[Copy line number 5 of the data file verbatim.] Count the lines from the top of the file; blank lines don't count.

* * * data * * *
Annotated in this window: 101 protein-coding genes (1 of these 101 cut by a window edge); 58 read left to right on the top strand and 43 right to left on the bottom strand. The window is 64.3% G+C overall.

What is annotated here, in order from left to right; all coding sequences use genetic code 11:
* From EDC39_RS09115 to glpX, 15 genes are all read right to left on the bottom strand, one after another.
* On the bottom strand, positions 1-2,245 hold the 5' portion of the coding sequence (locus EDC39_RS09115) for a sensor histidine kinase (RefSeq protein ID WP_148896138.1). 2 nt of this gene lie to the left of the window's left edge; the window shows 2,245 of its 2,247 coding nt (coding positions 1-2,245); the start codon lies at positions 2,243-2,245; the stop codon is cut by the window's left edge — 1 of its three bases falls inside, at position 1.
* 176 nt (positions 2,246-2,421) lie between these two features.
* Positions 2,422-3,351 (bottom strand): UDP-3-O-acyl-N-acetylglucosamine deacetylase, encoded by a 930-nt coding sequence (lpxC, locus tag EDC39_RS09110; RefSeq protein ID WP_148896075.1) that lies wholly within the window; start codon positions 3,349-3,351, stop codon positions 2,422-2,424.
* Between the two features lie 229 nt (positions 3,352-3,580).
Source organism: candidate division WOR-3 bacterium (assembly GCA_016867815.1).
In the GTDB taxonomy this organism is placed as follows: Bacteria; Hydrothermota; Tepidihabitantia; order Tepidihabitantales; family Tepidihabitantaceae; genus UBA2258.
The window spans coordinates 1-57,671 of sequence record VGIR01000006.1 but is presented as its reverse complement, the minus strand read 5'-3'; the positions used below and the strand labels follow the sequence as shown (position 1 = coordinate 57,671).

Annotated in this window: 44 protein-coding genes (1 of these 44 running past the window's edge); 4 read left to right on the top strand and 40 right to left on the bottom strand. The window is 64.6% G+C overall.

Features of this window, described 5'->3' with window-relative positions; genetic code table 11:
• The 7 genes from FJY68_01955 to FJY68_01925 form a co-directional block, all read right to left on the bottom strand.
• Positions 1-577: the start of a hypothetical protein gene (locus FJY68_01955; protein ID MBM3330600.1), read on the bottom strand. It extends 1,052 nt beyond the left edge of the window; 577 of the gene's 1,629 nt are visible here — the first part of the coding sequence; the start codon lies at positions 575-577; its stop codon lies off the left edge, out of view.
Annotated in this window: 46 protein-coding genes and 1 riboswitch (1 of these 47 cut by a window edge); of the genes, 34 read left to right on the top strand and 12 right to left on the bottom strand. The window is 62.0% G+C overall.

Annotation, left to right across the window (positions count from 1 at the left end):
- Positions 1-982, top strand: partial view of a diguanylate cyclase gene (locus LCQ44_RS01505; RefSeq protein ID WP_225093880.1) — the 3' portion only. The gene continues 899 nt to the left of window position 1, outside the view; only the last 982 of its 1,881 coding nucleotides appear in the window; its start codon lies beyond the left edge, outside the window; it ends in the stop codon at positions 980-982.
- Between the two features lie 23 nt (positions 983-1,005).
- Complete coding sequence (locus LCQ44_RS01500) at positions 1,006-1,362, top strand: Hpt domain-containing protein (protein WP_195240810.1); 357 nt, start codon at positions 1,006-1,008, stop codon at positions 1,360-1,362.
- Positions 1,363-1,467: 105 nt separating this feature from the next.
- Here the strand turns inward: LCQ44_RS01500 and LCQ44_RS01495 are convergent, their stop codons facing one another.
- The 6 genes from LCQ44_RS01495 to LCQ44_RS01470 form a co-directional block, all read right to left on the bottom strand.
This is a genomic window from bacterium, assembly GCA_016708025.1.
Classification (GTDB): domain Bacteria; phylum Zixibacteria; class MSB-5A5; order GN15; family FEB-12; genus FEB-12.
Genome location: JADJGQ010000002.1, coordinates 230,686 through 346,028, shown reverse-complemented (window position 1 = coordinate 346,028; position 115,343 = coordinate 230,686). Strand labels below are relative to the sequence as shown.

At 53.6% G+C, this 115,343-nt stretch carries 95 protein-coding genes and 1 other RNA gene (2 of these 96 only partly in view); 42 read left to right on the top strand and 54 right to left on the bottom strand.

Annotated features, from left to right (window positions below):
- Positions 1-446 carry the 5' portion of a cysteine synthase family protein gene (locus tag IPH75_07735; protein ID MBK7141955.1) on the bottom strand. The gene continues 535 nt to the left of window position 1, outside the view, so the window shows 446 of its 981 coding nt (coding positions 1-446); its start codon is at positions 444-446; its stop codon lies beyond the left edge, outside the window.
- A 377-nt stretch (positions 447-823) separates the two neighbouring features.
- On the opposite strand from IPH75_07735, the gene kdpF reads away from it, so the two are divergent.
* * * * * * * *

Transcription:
* 176 nt (positions 2,246-2,421) lie between these two features.